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Church of Solitude the Paperback – Aug 15 2002

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Product Details

  • Paperback: 176 pages
  • Publisher: State University of New York Press (Aug. 15 2002)
  • Language: English
  • ISBN-10: 0791454584
  • ISBN-13: 978-0791454589
  • Product Dimensions: 23 x 15 x 1 cm
  • Shipping Weight: 249 g
  • Amazon Bestsellers Rank: #2,121,705 in Books (See Top 100 in Books)

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7 of 7 people found the following review helpful
Peace be with You Jan. 21 2007
By Randy Keehn - Published on
Format: Paperback Verified Purchase
I am a devoted reader of Grazia Deledda, the Sardinian Nobel Prize-winning author. Her ability to write of the unique Sardinian culture circa 1900 and to do so from a woman's perspective is the core of her talent and her appeal. My devotion began with the first of her books that I read, "After the Divorce". To date, I have not come across another Deledda book that meets the artistic level of "After the Divorce" but "The Church of Solitude" comes closest of the six other Deledda books that I have read.

"The Church of Solitude" tells the story of a relatively young (28 years old) rural Sardinian woman who has had a mastectomy. Her doctor tells her to take it easy; no emotional involvement, peace and quiet, no overworking, and to expect the disease to return in about 10 years. The author gives us a vivid picture of a completely demoralized woman trying to deal with this reality. She returns home confused about how to approach with the rest of her life. She gets some advice from her priest (focus on serving others) while she is also dealing with the very real desires within her. The book does a good job of examining the conflicting messages of the doctor, the priest, and her own emotions. Oddly, as her self-esteem declines, the number of suitors increases (she has invested well). The competition of her suitors leads to a mystery that helps add an additional level of interest to the book. In a subtley presented way, the heroine, Concezione, is able to realize a direction that will enable her to accommodate the doctor, the priest, and herself.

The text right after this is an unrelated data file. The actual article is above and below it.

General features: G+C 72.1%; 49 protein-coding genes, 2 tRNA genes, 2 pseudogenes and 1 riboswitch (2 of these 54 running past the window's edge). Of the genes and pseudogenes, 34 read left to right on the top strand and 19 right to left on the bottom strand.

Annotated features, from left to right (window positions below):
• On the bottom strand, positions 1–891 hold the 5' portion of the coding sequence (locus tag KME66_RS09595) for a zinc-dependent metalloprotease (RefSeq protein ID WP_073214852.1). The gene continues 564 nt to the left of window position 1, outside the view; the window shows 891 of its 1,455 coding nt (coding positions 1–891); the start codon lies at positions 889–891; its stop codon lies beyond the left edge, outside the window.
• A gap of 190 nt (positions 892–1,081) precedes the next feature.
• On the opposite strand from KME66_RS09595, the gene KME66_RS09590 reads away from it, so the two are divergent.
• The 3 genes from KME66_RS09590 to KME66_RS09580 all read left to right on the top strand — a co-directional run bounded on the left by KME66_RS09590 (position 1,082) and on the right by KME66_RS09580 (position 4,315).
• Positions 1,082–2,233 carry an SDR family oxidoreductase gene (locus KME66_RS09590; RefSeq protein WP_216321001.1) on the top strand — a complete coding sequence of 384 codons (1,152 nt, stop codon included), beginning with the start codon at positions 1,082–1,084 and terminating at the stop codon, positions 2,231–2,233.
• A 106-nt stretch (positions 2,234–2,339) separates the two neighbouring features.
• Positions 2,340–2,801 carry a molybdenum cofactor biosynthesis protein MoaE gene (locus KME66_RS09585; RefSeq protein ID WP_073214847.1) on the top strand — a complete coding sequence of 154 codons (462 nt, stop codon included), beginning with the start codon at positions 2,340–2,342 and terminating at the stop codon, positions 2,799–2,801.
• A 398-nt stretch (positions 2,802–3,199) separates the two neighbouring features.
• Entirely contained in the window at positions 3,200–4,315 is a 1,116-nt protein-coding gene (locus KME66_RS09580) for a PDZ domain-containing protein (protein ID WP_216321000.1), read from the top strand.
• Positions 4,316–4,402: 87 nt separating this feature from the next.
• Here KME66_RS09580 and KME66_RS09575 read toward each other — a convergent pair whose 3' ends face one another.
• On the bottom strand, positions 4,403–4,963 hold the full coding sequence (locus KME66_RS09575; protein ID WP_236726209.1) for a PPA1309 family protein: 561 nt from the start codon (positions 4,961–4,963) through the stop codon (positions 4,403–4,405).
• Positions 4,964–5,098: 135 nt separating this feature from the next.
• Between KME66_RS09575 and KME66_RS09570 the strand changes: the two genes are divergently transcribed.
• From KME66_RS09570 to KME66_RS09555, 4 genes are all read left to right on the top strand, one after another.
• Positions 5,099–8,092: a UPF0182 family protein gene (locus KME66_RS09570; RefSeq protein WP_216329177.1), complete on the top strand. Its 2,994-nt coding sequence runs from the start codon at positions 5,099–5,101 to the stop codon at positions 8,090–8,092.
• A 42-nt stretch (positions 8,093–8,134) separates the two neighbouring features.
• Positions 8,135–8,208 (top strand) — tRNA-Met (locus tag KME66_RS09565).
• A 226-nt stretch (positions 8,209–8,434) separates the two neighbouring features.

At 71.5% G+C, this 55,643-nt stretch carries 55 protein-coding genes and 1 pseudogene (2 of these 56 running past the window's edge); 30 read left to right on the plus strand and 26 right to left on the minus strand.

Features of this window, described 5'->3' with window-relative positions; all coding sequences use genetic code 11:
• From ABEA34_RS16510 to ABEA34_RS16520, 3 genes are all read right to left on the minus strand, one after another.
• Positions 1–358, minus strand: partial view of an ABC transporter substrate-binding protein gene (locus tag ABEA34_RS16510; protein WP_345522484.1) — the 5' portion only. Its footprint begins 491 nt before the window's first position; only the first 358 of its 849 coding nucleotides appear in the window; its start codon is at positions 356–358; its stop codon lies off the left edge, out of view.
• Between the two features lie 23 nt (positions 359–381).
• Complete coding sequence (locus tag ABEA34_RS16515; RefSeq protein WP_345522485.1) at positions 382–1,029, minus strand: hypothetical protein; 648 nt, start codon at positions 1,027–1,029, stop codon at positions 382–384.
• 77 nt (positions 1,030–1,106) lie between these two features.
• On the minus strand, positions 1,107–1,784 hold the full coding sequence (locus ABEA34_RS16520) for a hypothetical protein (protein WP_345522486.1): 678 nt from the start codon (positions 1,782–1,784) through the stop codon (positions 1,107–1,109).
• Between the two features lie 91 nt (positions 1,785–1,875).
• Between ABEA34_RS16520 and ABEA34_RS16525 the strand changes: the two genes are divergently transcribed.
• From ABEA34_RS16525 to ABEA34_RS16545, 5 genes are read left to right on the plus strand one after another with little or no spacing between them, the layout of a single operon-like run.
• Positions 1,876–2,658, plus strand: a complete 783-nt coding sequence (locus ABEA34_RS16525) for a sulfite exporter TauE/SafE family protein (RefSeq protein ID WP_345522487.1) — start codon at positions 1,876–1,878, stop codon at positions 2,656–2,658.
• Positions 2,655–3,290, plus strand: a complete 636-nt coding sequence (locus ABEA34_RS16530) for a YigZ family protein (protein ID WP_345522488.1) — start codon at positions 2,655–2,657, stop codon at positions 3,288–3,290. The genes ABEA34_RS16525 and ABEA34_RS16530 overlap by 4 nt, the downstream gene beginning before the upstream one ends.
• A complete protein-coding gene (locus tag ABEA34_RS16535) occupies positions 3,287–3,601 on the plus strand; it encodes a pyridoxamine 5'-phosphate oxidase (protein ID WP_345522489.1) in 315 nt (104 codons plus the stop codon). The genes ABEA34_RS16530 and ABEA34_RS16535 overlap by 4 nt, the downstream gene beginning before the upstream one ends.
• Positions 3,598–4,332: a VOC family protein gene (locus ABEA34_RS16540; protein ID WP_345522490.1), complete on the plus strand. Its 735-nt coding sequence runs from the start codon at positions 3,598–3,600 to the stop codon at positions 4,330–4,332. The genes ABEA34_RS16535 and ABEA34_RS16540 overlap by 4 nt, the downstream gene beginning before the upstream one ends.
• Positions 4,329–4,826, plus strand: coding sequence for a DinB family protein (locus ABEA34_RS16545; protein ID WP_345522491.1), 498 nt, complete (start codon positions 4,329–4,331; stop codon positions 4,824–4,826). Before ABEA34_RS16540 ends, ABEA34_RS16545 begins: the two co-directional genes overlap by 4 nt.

"The Church of Solitude" was translated by E. Ann Matter and, while I can't comment on the translation, I do appreciate her inclusion of a good biography of the author and some literary observations as well.

I came away from "The Church of Solitude" with an appreciation that God's healing powers don't bring health as much as they bring peace. Health doesn't necessarily heal a troubled mind the way peace can cure an attitude about a troubled body. Grazia Deledda does an excellent job in bringing this out and it is the essential beauty of "The Church of Solitude"